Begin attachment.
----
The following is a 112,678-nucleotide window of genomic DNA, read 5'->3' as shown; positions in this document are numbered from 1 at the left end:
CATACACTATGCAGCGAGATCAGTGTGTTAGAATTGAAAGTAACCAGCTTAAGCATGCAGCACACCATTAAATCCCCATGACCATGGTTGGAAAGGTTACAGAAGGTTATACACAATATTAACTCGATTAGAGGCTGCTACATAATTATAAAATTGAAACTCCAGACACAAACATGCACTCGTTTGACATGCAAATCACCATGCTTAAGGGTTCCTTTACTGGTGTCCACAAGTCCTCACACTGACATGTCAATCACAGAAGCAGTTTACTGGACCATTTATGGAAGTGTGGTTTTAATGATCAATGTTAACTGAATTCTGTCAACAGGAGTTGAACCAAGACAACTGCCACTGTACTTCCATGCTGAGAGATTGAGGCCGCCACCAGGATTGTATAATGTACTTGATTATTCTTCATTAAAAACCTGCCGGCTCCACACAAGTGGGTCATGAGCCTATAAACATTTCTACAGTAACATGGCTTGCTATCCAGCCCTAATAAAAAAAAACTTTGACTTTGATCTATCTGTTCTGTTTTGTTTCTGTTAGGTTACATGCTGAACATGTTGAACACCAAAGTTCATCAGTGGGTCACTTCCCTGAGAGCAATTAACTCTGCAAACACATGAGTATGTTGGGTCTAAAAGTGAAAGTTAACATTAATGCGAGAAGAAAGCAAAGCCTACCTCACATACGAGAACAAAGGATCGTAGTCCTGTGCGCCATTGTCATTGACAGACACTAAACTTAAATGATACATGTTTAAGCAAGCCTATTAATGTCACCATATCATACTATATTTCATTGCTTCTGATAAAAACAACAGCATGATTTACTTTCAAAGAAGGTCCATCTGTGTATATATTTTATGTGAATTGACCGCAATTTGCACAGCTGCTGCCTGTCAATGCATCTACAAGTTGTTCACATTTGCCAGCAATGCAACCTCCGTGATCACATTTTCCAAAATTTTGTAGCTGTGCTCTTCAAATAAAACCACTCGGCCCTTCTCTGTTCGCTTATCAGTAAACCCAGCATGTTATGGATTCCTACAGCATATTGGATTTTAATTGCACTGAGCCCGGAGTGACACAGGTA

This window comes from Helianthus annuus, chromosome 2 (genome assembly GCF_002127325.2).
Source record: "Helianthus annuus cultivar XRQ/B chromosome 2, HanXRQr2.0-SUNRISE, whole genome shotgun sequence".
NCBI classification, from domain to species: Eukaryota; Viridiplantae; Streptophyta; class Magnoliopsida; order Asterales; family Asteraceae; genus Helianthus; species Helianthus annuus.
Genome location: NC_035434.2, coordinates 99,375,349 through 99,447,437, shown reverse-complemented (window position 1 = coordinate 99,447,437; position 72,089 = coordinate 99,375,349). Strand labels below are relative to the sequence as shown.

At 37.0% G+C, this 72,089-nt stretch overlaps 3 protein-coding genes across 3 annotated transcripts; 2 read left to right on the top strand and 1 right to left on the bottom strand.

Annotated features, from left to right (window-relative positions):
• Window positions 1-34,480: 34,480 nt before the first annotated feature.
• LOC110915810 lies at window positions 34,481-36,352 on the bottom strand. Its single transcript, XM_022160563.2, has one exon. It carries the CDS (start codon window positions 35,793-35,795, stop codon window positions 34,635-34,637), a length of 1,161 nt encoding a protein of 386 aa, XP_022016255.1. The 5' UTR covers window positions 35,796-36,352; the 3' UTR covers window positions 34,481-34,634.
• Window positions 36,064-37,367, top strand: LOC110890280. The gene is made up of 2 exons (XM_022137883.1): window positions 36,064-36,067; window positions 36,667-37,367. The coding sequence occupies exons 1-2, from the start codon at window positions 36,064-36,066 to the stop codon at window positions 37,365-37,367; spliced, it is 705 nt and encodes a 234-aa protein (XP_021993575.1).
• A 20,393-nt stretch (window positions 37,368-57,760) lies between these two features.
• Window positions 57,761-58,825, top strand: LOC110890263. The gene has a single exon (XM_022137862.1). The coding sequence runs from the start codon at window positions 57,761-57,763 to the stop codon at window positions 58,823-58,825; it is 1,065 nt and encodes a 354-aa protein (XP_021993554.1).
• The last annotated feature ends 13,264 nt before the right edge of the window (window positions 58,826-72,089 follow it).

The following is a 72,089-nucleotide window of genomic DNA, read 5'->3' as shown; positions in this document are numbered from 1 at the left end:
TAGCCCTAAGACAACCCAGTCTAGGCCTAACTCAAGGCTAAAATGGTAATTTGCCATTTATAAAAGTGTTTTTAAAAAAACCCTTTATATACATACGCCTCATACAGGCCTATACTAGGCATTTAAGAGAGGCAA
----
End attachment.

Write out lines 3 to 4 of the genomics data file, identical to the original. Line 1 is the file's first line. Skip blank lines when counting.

This window comes from Helianthus annuus, chromosome 2 (genome assembly GCF_002127325.2).
Source record: "Helianthus annuus cultivar XRQ/B chromosome 2, HanXRQr2.0-SUNRISE, whole genome shotgun sequence".